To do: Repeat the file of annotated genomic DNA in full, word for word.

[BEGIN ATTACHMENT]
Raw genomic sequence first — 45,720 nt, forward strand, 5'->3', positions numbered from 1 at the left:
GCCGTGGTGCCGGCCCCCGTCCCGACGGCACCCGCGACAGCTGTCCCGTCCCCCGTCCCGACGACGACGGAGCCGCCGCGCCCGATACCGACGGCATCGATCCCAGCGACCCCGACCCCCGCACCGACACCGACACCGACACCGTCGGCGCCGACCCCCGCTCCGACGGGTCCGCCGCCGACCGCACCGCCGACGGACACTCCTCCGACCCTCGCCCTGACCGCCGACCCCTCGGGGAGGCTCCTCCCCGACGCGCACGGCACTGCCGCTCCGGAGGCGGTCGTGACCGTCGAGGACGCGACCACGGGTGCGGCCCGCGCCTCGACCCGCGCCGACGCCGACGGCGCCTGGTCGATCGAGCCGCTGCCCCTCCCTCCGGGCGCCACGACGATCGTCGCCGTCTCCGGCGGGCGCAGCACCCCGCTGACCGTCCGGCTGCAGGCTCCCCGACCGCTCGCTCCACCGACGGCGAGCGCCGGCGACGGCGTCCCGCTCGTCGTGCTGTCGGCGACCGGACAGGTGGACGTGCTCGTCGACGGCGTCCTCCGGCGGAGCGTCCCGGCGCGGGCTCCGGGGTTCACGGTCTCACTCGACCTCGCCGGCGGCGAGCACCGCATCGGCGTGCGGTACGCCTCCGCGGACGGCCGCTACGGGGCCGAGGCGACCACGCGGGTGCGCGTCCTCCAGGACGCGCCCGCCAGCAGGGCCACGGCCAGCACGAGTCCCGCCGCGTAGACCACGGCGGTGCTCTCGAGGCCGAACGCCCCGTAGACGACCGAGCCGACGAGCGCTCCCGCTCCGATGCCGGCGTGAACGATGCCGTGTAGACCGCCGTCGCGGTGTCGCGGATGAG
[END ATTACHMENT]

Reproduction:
Raw genomic sequence first — 45,720 nt, forward strand, 5'->3', positions numbered from 1 at the left:
GCCGTGGTGCCGGCCCCCGTCCCGACGGCACCCGCGACAGCTGTCCCGTCCCCCGTCCCGACGACGACGGAGCCGCCGCGCCCGATACCGACGGCATCGATCCCAGCGACCCCGACCCCCGCACCGACACCGACACCGACACCGTCGGCGCCGACCCCCGCTCCGACGGGTCCGCCGCCGACCGCACCGCCGACGGACACTCCTCCGACCCTCGCCCTGACCGCCGACCCCTCGGGGAGGCTCCTCCCCGACGCGCACGGCACTGCCGCTCCGGAGGCGGTCGTGACCGTCGAGGACGCGACCACGGGTGCGGCCCGCGCCTCGACCCGCGCCGACGCCGACGGCGCCTGGTCGATCGAGCCGCTGCCCCTCCCTCCGGGCGCCACGACGATCGTCGCCGTCTCCGGCGGGCGCAGCACCCCGCTGACCGTCCGGCTGCAGGCTCCCCGACCGCTCGCTCCACCGACGGCGAGCGCCGGCGACGGCGTCCCGCTCGTCGTGCTGTCGGCGACCGGACAGGTGGACGTGCTCGTCGACGGCGTCCTCCGGCGGAGCGTCCCGGCGCGGGCTCCGGGGTTCACGGTCTCACTCGACCTCGCCGGCGGCGAGCACCGCATCGGCGTGCGGTACGCCTCCGCGGACGGCCGCTACGGGGCCGAGGCGACCACGCGGGTGCGCGTCCTCCAGGACGCGCCCGCCAGCAGGGCCACGGCCAGCACGAGTCCCGCCGCGTAGACCACGGCGGTGCTCTCGAGGCCGAACGCCCCGTAGACGACCGAGCCGACGAGCGCTCCCGCTCCGATGCCGGCGTGAACGATGCCGTGTAGACCGCCGTCGCGGTGTCGCGGATGAG